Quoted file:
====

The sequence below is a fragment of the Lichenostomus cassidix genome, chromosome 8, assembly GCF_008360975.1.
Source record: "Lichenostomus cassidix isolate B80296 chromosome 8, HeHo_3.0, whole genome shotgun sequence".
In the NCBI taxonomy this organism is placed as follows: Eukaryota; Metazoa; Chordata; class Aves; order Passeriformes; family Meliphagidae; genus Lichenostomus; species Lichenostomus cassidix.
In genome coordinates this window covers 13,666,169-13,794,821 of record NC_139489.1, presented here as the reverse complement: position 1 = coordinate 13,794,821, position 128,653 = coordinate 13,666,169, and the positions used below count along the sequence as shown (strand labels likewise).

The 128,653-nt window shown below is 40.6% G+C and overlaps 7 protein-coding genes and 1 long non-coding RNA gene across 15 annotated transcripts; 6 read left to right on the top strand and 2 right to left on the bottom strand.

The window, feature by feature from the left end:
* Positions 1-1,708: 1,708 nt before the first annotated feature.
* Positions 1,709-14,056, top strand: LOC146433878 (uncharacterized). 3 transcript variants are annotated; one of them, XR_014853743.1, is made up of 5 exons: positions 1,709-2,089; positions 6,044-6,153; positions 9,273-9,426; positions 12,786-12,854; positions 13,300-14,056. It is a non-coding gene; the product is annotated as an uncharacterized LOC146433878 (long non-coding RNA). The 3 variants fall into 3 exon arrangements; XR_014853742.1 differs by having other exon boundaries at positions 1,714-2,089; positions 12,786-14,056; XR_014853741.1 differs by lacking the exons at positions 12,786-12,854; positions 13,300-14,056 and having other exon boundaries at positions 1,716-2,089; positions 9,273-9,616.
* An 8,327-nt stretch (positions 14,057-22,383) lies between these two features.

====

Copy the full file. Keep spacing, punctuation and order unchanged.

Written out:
The sequence below is a fragment of the Lichenostomus cassidix genome, chromosome 8, assembly GCF_008360975.1.
Source record: "Lichenostomus cassidix isolate B80296 chromosome 8, HeHo_3.0, whole genome shotgun sequence".
In the NCBI taxonomy this organism is placed as follows: Eukaryota; Metazoa; Chordata; class Aves; order Passeriformes; family Meliphagidae; genus Lichenostomus; species Lichenostomus cassidix.
In genome coordinates this window covers 13,666,169-13,794,821 of record NC_139489.1, presented here as the reverse complement: position 1 = coordinate 13,794,821, position 128,653 = coordinate 13,666,169, and the positions used below count along the sequence as shown (strand labels likewise).

The 128,653-nt window shown below is 40.6% G+C and overlaps 7 protein-coding genes and 1 long non-coding RNA gene across 15 annotated transcripts; 6 read left to right on the top strand and 2 right to left on the bottom strand.

The window, feature by feature from the left end:
* Positions 1-1,708: 1,708 nt before the first annotated feature.
* Positions 1,709-14,056, top strand: LOC146433878 (uncharacterized). 3 transcript variants are annotated; one of them, XR_014853743.1, is made up of 5 exons: positions 1,709-2,089; positions 6,044-6,153; positions 9,273-9,426; positions 12,786-12,854; positions 13,300-14,056. It is a non-coding gene; the product is annotated as an uncharacterized LOC146433878 (long non-coding RNA). The 3 variants fall into 3 exon arrangements; XR_014853742.1 differs by having other exon boundaries at positions 1,714-2,089; positions 12,786-14,056; XR_014853741.1 differs by lacking the exons at positions 12,786-12,854; positions 13,300-14,056 and having other exon boundaries at positions 1,716-2,089; positions 9,273-9,616.
* An 8,327-nt stretch (positions 14,057-22,383) lies between these two features.